Note: This post was updated on Aug. 28 2020 to reflect recent developments.
First of all, this is a good thing.
At the start of COVID-19, the Federal Housing Finance Agency (FHFA) and announced a foreclosure and eviction moratorium is effective for at least 60 days on all enterprise-backed single-family mortgages.
The Department of Housing and Urban Development (HUD) also announced its official policy, stating that the Federal Housing Administration is enacting an “immediate foreclosure and eviction moratorium for single-family homeowners with FHA-insured mortgages.”
Meanwhile, borrowers with US Department of Agriculture (USDA) single-family housing Direct and Guaranteed mortgages were given a moratorium on foreclosures for 60 days starting at the end of March 2020, as were those with loans from the US Department of Veterans Affairs.
Update: As of June 2021, the FHA and FHFHA moratoriums were extended through July 31.
What does this mean for you?
You still need to pay your mortgage (if you can).
If you are worried about or cannot make your mortgage payments, the good news is that the moratorium is making it possible for you to stay in your home amidst the coronavirus crisis. Foreclosures and evictions have been suspended until the end of April.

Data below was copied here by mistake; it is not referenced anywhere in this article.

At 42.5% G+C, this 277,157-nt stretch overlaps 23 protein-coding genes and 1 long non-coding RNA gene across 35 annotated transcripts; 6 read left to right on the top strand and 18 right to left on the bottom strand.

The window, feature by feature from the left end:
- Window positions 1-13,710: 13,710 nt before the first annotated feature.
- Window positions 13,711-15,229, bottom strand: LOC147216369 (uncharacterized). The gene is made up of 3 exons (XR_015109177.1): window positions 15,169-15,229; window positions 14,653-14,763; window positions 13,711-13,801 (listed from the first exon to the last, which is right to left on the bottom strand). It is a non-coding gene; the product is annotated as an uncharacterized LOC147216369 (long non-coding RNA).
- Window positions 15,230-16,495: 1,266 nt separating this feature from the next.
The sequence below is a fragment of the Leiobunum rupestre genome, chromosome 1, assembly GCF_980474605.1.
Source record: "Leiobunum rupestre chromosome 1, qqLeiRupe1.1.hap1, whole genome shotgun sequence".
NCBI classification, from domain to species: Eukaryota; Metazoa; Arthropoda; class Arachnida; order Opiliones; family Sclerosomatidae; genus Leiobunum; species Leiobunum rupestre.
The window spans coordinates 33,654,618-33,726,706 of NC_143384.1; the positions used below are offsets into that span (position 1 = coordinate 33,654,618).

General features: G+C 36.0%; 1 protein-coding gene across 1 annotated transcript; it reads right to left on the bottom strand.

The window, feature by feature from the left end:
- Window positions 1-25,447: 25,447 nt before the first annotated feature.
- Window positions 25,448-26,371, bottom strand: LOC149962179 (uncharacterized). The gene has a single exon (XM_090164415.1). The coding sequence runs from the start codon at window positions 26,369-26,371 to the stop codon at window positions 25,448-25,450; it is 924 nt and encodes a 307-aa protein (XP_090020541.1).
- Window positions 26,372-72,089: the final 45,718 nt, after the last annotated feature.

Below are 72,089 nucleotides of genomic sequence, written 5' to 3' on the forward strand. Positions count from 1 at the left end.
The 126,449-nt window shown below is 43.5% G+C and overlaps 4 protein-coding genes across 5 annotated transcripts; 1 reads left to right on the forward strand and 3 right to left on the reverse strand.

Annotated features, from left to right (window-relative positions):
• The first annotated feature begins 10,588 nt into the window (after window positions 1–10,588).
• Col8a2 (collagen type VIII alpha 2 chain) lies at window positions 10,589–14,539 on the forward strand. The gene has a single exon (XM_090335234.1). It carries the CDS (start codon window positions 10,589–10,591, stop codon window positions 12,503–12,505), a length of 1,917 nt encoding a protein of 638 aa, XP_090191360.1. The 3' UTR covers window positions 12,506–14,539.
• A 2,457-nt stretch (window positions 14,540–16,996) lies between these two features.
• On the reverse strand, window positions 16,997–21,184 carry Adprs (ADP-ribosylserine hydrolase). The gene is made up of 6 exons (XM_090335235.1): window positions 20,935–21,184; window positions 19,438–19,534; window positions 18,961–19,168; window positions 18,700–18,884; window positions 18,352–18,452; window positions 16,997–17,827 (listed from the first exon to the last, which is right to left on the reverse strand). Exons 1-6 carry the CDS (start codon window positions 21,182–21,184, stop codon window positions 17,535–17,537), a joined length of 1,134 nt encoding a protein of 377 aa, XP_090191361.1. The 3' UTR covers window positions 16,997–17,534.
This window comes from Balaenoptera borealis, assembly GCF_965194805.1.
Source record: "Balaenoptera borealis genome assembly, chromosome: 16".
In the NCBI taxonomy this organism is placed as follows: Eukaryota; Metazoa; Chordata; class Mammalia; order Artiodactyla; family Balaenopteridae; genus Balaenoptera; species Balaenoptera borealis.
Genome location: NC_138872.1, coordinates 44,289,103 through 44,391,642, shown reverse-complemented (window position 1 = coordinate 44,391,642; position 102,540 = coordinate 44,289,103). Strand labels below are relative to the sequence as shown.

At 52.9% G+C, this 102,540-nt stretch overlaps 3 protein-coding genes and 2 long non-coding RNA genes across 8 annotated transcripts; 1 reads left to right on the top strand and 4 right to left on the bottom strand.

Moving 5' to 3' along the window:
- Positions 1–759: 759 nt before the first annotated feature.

If you’re currently in foreclosure, your home cannot be sold at a foreclosure auction during this moratorium. Mortgage servicers are also prevented from taking foreclosure action during this time period.
You may be wondering who the enterprise-backed 60-day moratorium affects. But wait, what’s an enterprise backed single-family mortgage? It simply means Fannie Mae or Freddie Mac owns your mortgage.
An enterprise, or government-sponsored enterprises, are financial service corporations created by Congress to enhance the flow of credit into the housing market. If your single-family mortgage is owned by either enterprise, you have additional time to make an action plan.
You can find out if your mortgage is owned by Fannie Mae or Freddie Mac at the links below:
What is your first step?
If you are worried about falling behind on your mortgage payment due to loss of income you can call your mortgage servicer to talk through your options. Your servicer is responsible for collecting day-to-day loan payments and managing escrow accounts, but they also have a loss mitigation department that can serve to identify options to help catch up with your payments. You can find the number on your mortgage bill.
What are your options for catching up?
If you’ve been impacted by COVID-19, a forbearance plan may be an option offered by your mortgage servicer to reduce or suspend your mortgage payment for a period of time. After the forbearance has ended, you’ll need to work with your servicer to get caught up on the missed payments. Generally, this is done through a reinstatement where you pay the past due balance in full, a repayment plan to pay your regular payment plus an agreed-upon additional amount until you are caught up, or a loan modification which adds the past due amount into your loan balance. Work closely with your servicer after the forbearance ends to prevent foreclosure.
In a jam? Our “Handy Guide to Housing Counselors” explains how to find free one-on-one advice.